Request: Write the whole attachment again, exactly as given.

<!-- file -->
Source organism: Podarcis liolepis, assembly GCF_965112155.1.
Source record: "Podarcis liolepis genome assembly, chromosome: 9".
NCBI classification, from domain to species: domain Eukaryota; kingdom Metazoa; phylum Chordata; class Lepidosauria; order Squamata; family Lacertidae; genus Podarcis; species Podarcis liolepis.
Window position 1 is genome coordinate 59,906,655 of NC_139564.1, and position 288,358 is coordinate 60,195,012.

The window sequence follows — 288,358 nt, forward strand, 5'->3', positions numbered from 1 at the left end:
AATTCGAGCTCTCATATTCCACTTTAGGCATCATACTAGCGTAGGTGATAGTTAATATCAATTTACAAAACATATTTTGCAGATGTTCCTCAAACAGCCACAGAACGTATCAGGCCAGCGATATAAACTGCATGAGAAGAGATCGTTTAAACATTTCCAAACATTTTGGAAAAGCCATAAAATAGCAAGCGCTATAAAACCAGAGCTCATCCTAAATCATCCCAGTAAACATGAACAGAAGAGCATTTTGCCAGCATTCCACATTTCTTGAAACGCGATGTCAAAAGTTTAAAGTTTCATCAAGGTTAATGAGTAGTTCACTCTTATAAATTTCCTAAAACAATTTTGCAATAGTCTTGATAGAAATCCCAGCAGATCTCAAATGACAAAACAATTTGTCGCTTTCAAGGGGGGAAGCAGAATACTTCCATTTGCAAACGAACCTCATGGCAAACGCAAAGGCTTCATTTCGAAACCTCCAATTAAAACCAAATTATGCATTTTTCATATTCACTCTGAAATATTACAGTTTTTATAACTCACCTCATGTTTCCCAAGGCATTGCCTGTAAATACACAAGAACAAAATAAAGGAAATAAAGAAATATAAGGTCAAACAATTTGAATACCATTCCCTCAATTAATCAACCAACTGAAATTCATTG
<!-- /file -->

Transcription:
Source organism: Podarcis liolepis, assembly GCF_965112155.1.
Source record: "Podarcis liolepis genome assembly, chromosome: 9".
NCBI classification, from domain to species: domain Eukaryota; kingdom Metazoa; phylum Chordata; class Lepidosauria; order Squamata; family Lacertidae; genus Podarcis; species Podarcis liolepis.
Window position 1 is genome coordinate 59,906,655 of NC_139564.1, and position 288,358 is coordinate 60,195,012.

The window sequence follows — 288,358 nt, forward strand, 5'->3', positions numbered from 1 at the left end:
AATTCGAGCTCTCATATTCCACTTTAGGCATCATACTAGCGTAGGTGATAGTTAATATCAATTTACAAAACATATTTTGCAGATGTTCCTCAAACAGCCACAGAACGTATCAGGCCAGCGATATAAACTGCATGAGAAGAGATCGTTTAAACATTTCCAAACATTTTGGAAAAGCCATAAAATAGCAAGCGCTATAAAACCAGAGCTCATCCTAAATCATCCCAGTAAACATGAACAGAAGAGCATTTTGCCAGCATTCCACATTTCTTGAAACGCGATGTCAAAAGTTTAAAGTTTCATCAAGGTTAATGAGTAGTTCACTCTTATAAATTTCCTAAAACAATTTTGCAATAGTCTTGATAGAAATCCCAGCAGATCTCAAATGACAAAACAATTTGTCGCTTTCAAGGGGGGAAGCAGAATACTTCCATTTGCAAACGAACCTCATGGCAAACGCAAAGGCTTCATTTCGAAACCTCCAATTAAAACCAAATTATGCATTTTTCATATTCACTCTGAAATATTACAGTTTTTATAACTCACCTCATGTTTCCCAAGGCATTGCCTGTAAATACACAAGAACAAAATAAAGGAAATAAAGAAATATAAGGTCAAACAATTTGAATACCATTCCCTCAATTAATCAACCAACTGAAATTCATTG